“The only thing that separates them from any other hemp company is the name of their strain,” said one observer, who asked not to be identified in order to speak freely without retaliation.
Dale Hunt, lawyer and botanist
The most typical source material for CBD products in America are plants originally bred for hemp seeds, hempseed oil, or hemp fiber. These yield about 3% CBD by dry weight, said Martin Lee, the California-based cofounder and director of Project CBD, one of the country’s earliest CBD advocacy groups.
“You have to use a lot of plants to get your oils,” Lee added of most hemp-derived CBD products. To acquire so much raw material, some CBD producers may purchase hemp varietals intended for fiber rather than oil. That’s not a problem if your end product is rope or hempcrete construction blocks—but cannabis happens to be excellent at sucking toxins from soil. “That’s where you run into problems,” Lee added, “and that’s why so much of this stuff is not very good quality.”
Thus, a high-quality hemp plant producing twice as much CBD by dry weight—intended to be extracted into oil fit for human consumption, and hardy enough to be planted in a variety of environments—is a potential game-changer.
It seems evident the Stanley brothers have long had ambitious goals.
In 2017, the company was on the receiving end of a warning letter from the Food and Drug Administration, which informed Stanley Brothers Social Enterprises LLC, one of the family companies, that some of the claims made in marketing CW Hemp products under the Charlotte’s Web brand were illegal.
It’s not clear what came of the letter. The FDA did not respond to a request for comment from Leafly News on Wednesday.
CWB went public on the Canadian exchange last year, drawing investment from major bank Barclays and others. In the months leading up to the IPO, the Stanleys hired a former Coca-Cola marketing executive to join their management team.
“The moment the 2018 Farm Bill passed, I knew it was the moment to join Charlotte’s Web,” Eugenio Mendez, Charlotte’s Web’s now–chief growth officer, told the New York Times for a Stanley brothers profile published earlier this year.
The Stanleys may be the beneficiaries of good timing. In May 2018, months before the farm bill was signed, records show, the company filed for its CW2A patent.
Later that summer, in the months before the United Kingdom legalized medical cannabis (albeit under unworkable restrictions), Leafly News encountered Josh Stanley at the UK Parliament in London, at an event organized by the United Patients Alliance, the UK’s best-established patient advocacy group.
At that time, the Stanleys were exploring licensing their products for the European market, Josh Stanley said.
More patent filings could come to light soon. Utility patents, which cover seeds as well as complex chemical compositions, are not publicly available until 18 months after their filing date. If the company filed documents for both types of patents at the same time, that information wouldn’t yet be public.
“It’s quite possible they applied for a utility patent as well,” said Dale Hunt, a San Diego–based attorney and botanist who holds a PhD in biology.
“Since people think of hemp farming as a seed-based farming strategy, [plant patents aren’t] the best fit,” Hunt said. “But maybe if you want your genetics to be always exactly the same, then it’s worth going through the cloning process.”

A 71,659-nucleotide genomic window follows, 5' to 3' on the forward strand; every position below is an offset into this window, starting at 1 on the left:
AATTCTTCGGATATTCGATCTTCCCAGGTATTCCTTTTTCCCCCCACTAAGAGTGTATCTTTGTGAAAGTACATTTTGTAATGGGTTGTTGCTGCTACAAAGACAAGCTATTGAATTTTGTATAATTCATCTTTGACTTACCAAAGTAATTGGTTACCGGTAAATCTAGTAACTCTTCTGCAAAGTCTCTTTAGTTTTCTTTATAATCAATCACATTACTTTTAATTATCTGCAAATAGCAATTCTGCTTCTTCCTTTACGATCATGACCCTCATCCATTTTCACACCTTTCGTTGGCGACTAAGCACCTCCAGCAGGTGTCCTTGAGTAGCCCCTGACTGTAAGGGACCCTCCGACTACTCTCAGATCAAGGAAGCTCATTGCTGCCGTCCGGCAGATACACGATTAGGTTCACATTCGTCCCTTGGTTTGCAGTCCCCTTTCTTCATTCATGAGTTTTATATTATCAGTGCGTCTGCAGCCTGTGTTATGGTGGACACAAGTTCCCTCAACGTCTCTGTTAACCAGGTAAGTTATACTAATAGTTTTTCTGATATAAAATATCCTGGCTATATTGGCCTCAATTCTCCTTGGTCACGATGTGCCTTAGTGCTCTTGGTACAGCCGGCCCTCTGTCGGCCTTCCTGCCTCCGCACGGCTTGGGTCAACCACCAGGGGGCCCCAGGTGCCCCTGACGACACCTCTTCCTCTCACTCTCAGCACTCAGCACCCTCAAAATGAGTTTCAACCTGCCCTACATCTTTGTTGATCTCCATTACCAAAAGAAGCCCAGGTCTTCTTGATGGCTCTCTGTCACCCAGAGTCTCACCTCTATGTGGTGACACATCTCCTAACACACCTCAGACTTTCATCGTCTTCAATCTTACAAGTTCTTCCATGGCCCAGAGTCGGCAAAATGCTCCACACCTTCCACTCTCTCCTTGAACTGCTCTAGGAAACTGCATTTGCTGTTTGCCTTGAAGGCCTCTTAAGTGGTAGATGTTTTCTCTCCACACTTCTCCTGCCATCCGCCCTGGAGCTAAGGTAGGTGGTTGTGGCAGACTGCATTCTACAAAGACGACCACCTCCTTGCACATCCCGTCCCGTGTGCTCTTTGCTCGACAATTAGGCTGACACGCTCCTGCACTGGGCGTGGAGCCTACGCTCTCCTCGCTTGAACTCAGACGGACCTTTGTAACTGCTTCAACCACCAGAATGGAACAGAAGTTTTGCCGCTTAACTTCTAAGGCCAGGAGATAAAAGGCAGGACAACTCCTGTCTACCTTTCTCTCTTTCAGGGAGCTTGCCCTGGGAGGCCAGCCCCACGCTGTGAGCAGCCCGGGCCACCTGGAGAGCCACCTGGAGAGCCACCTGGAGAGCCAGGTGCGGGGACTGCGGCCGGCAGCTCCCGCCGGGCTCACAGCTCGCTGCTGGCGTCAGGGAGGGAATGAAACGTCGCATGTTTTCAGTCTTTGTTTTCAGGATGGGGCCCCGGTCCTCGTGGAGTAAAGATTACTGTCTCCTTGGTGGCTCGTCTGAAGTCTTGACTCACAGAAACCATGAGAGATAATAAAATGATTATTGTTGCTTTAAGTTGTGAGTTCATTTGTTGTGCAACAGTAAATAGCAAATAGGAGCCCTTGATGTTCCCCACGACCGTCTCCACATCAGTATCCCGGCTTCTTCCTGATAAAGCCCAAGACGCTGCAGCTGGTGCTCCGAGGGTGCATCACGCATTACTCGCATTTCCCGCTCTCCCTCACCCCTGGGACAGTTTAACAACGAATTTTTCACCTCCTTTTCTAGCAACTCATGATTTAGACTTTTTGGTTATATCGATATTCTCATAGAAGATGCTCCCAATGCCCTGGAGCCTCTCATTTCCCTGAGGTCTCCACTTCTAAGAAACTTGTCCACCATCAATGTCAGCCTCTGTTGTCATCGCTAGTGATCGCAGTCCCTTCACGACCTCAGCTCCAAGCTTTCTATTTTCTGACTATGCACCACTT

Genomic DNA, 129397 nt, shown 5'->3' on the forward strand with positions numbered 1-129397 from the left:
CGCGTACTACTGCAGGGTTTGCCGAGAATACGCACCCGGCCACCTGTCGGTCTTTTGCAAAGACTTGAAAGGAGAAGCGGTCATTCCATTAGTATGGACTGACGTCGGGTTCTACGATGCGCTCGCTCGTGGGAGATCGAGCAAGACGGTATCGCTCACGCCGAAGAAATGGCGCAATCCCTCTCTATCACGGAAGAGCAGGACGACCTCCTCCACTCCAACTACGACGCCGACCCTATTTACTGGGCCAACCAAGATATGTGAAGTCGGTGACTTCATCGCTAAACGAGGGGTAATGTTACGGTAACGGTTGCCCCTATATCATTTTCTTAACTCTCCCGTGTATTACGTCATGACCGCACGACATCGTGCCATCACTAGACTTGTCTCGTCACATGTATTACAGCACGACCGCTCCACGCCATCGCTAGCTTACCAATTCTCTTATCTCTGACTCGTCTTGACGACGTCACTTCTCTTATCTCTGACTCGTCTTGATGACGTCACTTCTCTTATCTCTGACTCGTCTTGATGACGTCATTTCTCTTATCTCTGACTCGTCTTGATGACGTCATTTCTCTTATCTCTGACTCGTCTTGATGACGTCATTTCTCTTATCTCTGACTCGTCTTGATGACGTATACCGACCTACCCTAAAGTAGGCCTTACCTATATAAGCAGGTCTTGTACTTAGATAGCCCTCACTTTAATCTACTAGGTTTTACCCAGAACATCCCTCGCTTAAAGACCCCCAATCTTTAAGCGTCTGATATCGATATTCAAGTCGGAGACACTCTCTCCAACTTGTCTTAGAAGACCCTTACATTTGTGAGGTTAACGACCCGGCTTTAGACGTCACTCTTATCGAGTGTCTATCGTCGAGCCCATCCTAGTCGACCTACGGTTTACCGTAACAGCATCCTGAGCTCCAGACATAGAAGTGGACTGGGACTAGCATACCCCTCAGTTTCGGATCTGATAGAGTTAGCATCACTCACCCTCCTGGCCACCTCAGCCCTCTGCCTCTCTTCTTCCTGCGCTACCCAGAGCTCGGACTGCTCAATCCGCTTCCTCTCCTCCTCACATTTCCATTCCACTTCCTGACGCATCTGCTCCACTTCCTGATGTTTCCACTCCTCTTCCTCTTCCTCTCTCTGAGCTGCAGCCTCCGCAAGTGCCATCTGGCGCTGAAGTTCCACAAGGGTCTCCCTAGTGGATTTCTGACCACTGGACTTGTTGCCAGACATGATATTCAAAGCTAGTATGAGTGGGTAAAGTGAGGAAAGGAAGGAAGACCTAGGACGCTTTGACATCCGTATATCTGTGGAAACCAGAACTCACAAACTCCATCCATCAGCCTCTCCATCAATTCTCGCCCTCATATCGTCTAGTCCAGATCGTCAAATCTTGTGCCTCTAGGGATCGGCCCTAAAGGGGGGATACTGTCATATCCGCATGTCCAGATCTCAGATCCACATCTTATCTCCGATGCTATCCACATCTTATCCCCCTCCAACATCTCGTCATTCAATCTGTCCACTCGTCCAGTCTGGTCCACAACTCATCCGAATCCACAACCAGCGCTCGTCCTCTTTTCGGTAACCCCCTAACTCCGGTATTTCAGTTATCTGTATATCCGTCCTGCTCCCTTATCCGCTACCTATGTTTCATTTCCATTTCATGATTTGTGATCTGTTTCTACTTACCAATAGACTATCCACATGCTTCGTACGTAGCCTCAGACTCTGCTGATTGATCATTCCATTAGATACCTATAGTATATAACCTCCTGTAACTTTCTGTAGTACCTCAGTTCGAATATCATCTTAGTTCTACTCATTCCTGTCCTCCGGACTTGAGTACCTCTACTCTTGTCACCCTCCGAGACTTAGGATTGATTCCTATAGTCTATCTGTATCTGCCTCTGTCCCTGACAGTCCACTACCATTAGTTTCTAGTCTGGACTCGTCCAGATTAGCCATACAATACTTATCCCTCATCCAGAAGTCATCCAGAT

If the Stanley brothers’ description of CW2A is correct, the plant “could make it potentially a lot easier to farm,” Hunt added. “In hemp farming, one of the challenges is to make sure your hemp doesn’t get hot [that is, above the 0.3% THC threshold]. If it does, you’ve got a big, big problem on your hands.”
“I’m just guessing,” he continued, “but that [stability] might be what makes this plant valuable.”
The Power of a Patent
Patent filings represent a controversial if poorly understood aspect of the cannabis industry.
Other companies have successfully applied for and received cannabis patents—but, except in rare circumstances, a company can’t use a patent to prevent a competitor from entering or occupying a segment of the market.
What a patented product can do is take over a market—so long as the buying public recognizes the patented item as the superior product and buys accordingly.
In an interview, patent attorney Andrew Merickel, who has a doctorate in neuroscience, compared the situation to a fruit company that’s developed a particularly good tangerine—one that’s environmentally friendly and resistant to pests but also peels easily, looks good on a produce shelf, and tastes delicious.
There’s nothing stopping other fruit companies from developing their own very good tangerine. But in the meantime, the original company’s patented tangerine may be good enough to seize enough of the market to shut out or scare away any competitors.
“That’s the value” of a patent, Merickel said. “It’s not preventing other people from developing their own strain that might have similar characteristics; it’s being able to protect this strain that you’ve developed with the characteristics you want that has an advantage in the marketplace.”
“They can’t get a patent that would make it so your own existing plant technology infringes, but they can get patented technology that makes it so you can’t compete with them unless you adopt their technology,” Hunt added.
A patent like this “is huge for branding purposes and huge for marketing purposes,” said SIVA’s Bulbuyan. “The implications of it are greater than the patent itself.”
“Companies are now going to look at this as a case study, and ask themselves, ‘How can we duplicate it? How can we take this to the next level?’” he said. As for the Stanleys, “I guarantee they have something else up their sleeves beyond this.”